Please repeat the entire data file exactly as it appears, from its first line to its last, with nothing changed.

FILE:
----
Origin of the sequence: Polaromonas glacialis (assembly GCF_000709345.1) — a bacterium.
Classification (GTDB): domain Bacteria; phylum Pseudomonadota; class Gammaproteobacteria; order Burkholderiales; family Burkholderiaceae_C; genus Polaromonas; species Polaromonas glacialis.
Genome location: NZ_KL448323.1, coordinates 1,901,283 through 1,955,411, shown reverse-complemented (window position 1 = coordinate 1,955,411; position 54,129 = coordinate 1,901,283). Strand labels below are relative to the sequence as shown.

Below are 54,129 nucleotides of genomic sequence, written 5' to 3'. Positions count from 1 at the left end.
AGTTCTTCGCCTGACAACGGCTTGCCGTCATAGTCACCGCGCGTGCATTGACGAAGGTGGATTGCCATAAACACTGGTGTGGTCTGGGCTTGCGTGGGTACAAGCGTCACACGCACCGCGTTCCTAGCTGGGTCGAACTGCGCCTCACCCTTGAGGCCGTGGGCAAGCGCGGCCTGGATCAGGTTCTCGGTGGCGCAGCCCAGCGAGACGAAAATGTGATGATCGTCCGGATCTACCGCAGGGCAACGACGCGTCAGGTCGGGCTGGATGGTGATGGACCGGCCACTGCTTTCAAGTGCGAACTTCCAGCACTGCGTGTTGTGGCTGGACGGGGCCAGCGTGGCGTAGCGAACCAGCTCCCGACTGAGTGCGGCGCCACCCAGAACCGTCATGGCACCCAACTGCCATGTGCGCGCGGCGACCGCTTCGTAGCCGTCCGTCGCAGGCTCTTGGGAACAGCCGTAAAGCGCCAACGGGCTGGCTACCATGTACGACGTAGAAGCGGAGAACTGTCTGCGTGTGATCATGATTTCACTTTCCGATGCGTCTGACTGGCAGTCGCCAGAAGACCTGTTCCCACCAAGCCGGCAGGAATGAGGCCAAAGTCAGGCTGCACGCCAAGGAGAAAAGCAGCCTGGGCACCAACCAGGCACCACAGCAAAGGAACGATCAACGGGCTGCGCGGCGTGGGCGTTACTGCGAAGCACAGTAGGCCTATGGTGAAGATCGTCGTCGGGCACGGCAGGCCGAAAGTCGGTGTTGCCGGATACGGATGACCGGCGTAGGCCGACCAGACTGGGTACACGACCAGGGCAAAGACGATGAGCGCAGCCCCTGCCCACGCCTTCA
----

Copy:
Origin of the sequence: Polaromonas glacialis (assembly GCF_000709345.1) — a bacterium.
Classification (GTDB): domain Bacteria; phylum Pseudomonadota; class Gammaproteobacteria; order Burkholderiales; family Burkholderiaceae_C; genus Polaromonas; species Polaromonas glacialis.
Genome location: NZ_KL448323.1, coordinates 1,901,283 through 1,955,411, shown reverse-complemented (window position 1 = coordinate 1,955,411; position 54,129 = coordinate 1,901,283). Strand labels below are relative to the sequence as shown.

Below are 54,129 nucleotides of genomic sequence, written 5' to 3'. Positions count from 1 at the left end.
AGTTCTTCGCCTGACAACGGCTTGCCGTCATAGTCACCGCGCGTGCATTGACGAAGGTGGATTGCCATAAACACTGGTGTGGTCTGGGCTTGCGTGGGTACAAGCGTCACACGCACCGCGTTCCTAGCTGGGTCGAACTGCGCCTCACCCTTGAGGCCGTGGGCAAGCGCGGCCTGGATCAGGTTCTCGGTGGCGCAGCCCAGCGAGACGAAAATGTGATGATCGTCCGGATCTACCGCAGGGCAACGACGCGTCAGGTCGGGCTGGATGGTGATGGACCGGCCACTGCTTTCAAGTGCGAACTTCCAGCACTGCGTGTTGTGGCTGGACGGGGCCAGCGTGGCGTAGCGAACCAGCTCCCGACTGAGTGCGGCGCCACCCAGAACCGTCATGGCACCCAACTGCCATGTGCGCGCGGCGACCGCTTCGTAGCCGTCCGTCGCAGGCTCTTGGGAACAGCCGTAAAGCGCCAACGGGCTGGCTACCATGTACGACGTAGAAGCGGAGAACTGTCTGCGTGTGATCATGATTTCACTTTCCGATGCGTCTGACTGGCAGTCGCCAGAAGACCTGTTCCCACCAAGCCGGCAGGAATGAGGCCAAAGTCAGGCTGCACGCCAAGGAGAAAAGCAGCCTGGGCACCAACCAGGCACCACAGCAAAGGAACGATCAACGGGCTGCGCGGCGTGGGCGTTACTGCGAAGCACAGTAGGCCTATGGTGAAGATCGTCGTCGGGCACGGCAGGCCGAAAGTCGGTGTTGCCGGATACGGATGACCGGCGTAGGCCGACCAGACTGGGTACACGACCAGGGCAAAGACGATGAGCGCAGCCCCTGCCCACGCCTTCA